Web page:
In Irania, as in all of Balkrishna Doshi’s projects, his early influences are evident. His life-long mission has been to engender compassion, especially for the poor.
Doshi: I would like everybody to be happy, because my childhood, you know, somebody took care of me, and I think I should do the same. That, I think, I try.
Balkrishna Doshi has been widely regarded in India for decades and today, the rest of the world is at last recognizing him.
Of all the adjectives one might use to describe the virtues of ballet, experimental is probably not the first one that comes to mind, but for choreographer Amy Seiwert, the dance is perhaps most importantly a way to explore uncharted territory. In 2017 alone, Seiwert choreographed her first narrative work, the Philip Glass Opera, Les Enfants Terribles and first evening-length work, Wandering, set to the song cycle Winterreise by Schubert and in 2018, she was named Artistic Director of Sacramento Ballet, where she had previously danced for eight years. Indeed, Amy Seiwert is always pushing herself, but on her very first day of ballet class, as a six-year-old, self-described tomboy, she was mostly pushing back.
Amy Seiwert: I cried, I did not want to take ballet. Ballet was pink and it was girly and I didn’t wanna do it.
But once class began and Seiwert realized just how much athleticism ballet demands, she was hooked for life.
Seiwert: The amount of training, the amount of dedication that you had to do at such a young age, it’s not a hobby. There’s so much strength, there’s so much tenacity that is needed to excel in this artform. Yes, it’s our job to make this look effortless, but what actually goes into it.
Seiwert put in almost 20 years as a professional dancer. In that time, her view of her instrument was not always kind, but these days, she’s found peace with her body.
Seiwert: I don’t have a traditional ballet dancer look. I’m pretty short. I like to say I’m 5’3″, it’s not true. I’m very compact, like a little more muscular and I always thought that was bad. I did not look like the waif that people were used to seeing on stage. That said, one of the reasons I got to dance so long is that my body was able to handle the demands pretty well. I didn’t have a major injury until I was 30. That’s lucky and so this body that I was like, oh, it should be thinner and it should be waifier and it should be more flexible actually really served me so well. So it takes a while to appreciate the strengths that you have.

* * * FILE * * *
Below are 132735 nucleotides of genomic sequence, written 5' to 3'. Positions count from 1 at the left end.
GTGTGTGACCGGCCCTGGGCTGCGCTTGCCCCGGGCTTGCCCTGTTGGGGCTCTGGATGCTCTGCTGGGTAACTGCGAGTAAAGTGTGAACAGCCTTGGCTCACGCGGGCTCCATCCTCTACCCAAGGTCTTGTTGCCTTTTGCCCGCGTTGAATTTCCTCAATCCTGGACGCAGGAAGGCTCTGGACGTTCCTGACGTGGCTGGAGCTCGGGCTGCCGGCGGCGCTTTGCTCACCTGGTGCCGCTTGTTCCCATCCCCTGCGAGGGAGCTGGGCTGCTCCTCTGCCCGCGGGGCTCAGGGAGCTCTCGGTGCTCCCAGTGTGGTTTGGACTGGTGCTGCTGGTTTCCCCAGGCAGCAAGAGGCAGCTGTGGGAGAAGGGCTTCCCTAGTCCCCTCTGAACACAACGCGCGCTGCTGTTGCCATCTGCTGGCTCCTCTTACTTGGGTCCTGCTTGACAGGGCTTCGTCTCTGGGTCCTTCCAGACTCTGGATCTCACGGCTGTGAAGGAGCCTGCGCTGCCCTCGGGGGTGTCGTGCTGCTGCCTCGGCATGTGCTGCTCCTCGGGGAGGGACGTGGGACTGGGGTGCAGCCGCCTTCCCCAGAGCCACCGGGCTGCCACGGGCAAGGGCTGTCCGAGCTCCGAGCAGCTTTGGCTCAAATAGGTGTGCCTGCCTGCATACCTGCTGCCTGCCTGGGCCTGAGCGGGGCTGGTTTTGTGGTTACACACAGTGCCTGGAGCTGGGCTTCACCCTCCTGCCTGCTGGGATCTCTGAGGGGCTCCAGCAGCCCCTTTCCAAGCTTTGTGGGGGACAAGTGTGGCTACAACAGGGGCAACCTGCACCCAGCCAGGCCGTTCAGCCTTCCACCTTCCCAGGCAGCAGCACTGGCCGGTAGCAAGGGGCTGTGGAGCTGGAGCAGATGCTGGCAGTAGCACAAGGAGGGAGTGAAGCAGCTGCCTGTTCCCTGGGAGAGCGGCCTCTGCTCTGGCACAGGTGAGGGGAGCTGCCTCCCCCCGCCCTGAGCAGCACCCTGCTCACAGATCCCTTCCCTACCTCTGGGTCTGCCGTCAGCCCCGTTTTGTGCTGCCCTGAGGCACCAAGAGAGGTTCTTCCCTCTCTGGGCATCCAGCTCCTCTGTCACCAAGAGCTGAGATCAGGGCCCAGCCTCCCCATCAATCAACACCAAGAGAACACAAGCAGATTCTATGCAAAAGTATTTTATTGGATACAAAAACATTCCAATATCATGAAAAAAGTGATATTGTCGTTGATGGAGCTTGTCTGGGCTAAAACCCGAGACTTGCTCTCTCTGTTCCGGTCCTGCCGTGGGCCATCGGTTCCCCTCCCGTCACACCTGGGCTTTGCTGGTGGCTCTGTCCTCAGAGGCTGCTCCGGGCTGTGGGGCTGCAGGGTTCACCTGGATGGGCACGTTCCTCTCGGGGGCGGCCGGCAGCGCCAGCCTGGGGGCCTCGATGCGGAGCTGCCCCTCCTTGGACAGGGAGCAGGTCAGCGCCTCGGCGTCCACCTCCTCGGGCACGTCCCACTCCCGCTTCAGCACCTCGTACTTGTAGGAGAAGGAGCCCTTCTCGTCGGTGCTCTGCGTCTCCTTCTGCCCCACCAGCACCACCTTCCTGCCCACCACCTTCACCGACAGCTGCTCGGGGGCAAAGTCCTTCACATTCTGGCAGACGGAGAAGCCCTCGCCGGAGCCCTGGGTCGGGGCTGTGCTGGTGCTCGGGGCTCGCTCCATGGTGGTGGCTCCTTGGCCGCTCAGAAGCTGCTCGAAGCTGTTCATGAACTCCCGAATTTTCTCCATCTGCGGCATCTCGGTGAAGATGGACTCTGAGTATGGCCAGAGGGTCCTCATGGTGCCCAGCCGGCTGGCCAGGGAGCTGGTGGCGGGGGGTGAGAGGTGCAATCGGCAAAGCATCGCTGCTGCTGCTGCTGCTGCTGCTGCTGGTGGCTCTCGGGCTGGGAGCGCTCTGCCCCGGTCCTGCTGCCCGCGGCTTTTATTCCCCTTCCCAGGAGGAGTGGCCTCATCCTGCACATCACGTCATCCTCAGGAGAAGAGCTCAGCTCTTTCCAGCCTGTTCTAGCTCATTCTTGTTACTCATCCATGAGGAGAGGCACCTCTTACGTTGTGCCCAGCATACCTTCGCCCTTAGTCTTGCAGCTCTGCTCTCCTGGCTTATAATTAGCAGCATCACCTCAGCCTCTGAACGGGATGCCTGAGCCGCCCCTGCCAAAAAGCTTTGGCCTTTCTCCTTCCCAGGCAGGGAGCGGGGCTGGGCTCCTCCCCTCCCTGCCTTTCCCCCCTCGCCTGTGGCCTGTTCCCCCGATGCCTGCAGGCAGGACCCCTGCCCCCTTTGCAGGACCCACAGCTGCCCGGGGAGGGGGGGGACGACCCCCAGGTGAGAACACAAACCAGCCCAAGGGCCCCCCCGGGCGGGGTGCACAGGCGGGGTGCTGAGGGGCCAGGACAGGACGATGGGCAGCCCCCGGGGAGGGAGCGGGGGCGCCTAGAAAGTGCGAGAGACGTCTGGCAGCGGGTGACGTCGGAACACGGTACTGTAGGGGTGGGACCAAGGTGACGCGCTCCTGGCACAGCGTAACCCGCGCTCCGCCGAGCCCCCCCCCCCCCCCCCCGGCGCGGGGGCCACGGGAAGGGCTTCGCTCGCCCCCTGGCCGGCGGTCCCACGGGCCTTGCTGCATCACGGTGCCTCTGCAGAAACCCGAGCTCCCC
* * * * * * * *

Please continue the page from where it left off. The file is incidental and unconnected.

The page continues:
AJC: So if you didn’t have a ballerina’s body, why not go into a different kind of dance?
Seiwert: So I loved point shoes. To me, working in the classical ballet technique and working with the point shoe, you can have greater speed. There is a different sense of approaching lines from above that you just have a different lever, a differently physicality with it.
A shared mastery of point technique is what keeps Amy Seiwert’s relentlessly-adventurous eight-dancer company, Imagery, within the bounds of ballet. Still, Seiwert’s work is constantly evolving, while always retaining an essence that is uniquely her own, but learning to trust herself took time. She points to her nine years with Smuin Ballet in San Francisco as the period when she truly came into her own, both as a dancer and a choreographer.
Seiwert: So Michael Smuin was amazing as a mentor to me, and I think one of the main reasons was that what I was doing was so different than what he did. His work often had a Broadway kind of flare, often was super accessible. He had a love of showmanship and then here’s me who especially when I was younger had a love of being moody and a little weird and he thought that was great. One of my favorite memories of him is that I had been home for the holidays and showed my grandmother this ballet I made called The Melting. It was not in point shoes, it was on flat. It was really weird, it was a lot about just exploring what the body can do. It was abstract, but dealing with the nature of water and how molecule changes depending on the environment around it and I was so proud of it and I showed it to my grandmother, and she was like, “Have you ever thought about being more like Michael?” So then I come back to San Francisco and Michael’s like, “How was your break?” I was like, “Oh, it was great. Showed my grandmother The Melting, she asked me if I ever thought about being more like you,” and he just shook his head and he said, “Does she have any idea you’re doing really well just being yourself?”
Smuin died in 2007 and Seiwert retired from dancing the following year, but stayed with his company as she moved into choreography full time. In 2011, her own company, which had been a loose collective since 2004, finally became an official entity. The same year, she launched the Sketch Series, a showcase of in-progress works designed to give ballet choreographers a forum to try new things and risk failure all for an audience prepared to come along for the ride.
Seiwert: You need to be able to know what we can’t do. So, yeah, Sketch.
AJC: How did you get comfortable with that idea of failure ’cause it’s—
Seiwert: Oh, I’m not.
AJC: You’re not?